“Flagrant abuses, luckily, are not very common. But the everyday insults, to me those are just as important. Those are what cause wear-and-tear on the soul,” Maurer added.
The Teaching Transgender Toolkit
With the help of the Planned Parenthood of the Southern Finger Lakes and Out for Health, Maurer and co-author Eli Green recently release a new book, “The Teaching Transgender Toolkit,” which was released in November.
Maurer shared a convening statistic that perfectly elucidates why this book is needed. According to GLAAD, 90 percent of Americans are aware they know a lesbian, gay or bisexual person in their life. But only 16 percent of Americans are aware there’s a transgender person in their life.
A statistic released by the Pew Research Center says that that percentage is the same number of people who say that they’ve seen a ghost.
“That’s not because they aren’t there. It’s because that person doesn’t feel safe to tell them,” says Maurer. “That’s part of the empathy and education disconnect. That’s what we’re trying to deal with.”
The book provides background and foundational information, lesson plans, assessments and best practices designed to help organizations of all sorts who want to learn more about transgender issues.
“We knew that people were having these conversations. People in Ithaca have been contacting my office for years, for help around navigating these issues and serving the transgender people in their lives,” Maurer explains.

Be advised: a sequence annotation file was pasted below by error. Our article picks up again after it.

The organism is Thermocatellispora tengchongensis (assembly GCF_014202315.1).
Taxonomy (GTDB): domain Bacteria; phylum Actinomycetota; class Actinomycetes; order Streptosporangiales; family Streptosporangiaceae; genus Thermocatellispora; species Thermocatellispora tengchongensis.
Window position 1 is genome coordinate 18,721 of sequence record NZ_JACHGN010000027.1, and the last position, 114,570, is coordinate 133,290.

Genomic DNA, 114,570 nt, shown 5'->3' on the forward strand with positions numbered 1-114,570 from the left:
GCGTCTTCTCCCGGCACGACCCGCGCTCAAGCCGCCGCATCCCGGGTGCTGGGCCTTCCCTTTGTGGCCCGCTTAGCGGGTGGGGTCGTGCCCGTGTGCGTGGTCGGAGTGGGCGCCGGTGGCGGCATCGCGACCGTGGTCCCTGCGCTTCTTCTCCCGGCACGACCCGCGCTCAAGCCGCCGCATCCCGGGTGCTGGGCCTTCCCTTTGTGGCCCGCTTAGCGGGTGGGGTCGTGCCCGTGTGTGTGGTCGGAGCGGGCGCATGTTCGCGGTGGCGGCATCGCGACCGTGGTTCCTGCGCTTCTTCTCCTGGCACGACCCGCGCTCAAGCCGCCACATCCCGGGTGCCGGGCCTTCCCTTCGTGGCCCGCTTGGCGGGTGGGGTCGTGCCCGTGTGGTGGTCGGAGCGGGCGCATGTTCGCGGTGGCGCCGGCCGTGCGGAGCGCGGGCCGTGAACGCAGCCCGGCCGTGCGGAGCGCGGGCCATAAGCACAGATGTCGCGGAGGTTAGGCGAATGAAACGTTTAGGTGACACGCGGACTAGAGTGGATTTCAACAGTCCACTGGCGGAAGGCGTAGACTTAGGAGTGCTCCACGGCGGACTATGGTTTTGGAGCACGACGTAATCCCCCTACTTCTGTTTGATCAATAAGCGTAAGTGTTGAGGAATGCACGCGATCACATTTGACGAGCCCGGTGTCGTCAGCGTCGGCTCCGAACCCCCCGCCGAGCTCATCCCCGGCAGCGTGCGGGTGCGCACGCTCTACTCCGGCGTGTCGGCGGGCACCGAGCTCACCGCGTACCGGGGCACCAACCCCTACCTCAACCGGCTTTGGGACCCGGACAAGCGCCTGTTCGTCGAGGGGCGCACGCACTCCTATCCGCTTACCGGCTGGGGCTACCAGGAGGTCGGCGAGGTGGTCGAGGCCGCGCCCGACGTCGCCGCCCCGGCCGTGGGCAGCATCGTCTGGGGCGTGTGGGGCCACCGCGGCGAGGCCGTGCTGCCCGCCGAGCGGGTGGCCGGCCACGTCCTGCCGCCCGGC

The book includes a massive repository of information from broad “frequently asked questions” to identifying specific documentaries that tackle specific issues of the transgender experience.
In the wake of the recent North Carolina law banning transgendered people from using the bathrooms of their choice, the Teaching Transgender Toolkit released a free chapter of the book exploring the issue.
“The difficulties that face trans people aren’t about being trans,” Maurer says. “They’re about living in a society that stigmatizes and discriminates against them. Folks sometimes don’t make that connection. That’s why this book is needed.”
Transgender Day of Visibility
March 31 is the 6th annual Transgender Day of Visibility.
According to Maurer, the Transgender Day of Visibility grew out of the Transgender Day of Remembrance, which started in 1998.
“The whole purpose of that day is to recognize the lives of transgender people who have been murdered or who have committed suicide. I cannot think of too many other communities that have an observance like that,” Maurer says.
“I see young people who cannot see their future. It’s very hard to find a story of someone like, ‘My family is really supportive,’ or ‘My religious community rocks,’ or ‘Let me tell you about this teacher at my school who went out of their way,’” he explains. “Those things happen, but they don’t make the news. Stories that make the news are people who die by suicide or those who are murdered.”
The Transgender Day of Visibility is a way to address those missing, positive narratives. A way to highlight the strength and resilience of transgender people and convey the message that transgender people cannot not only survive, but thrive.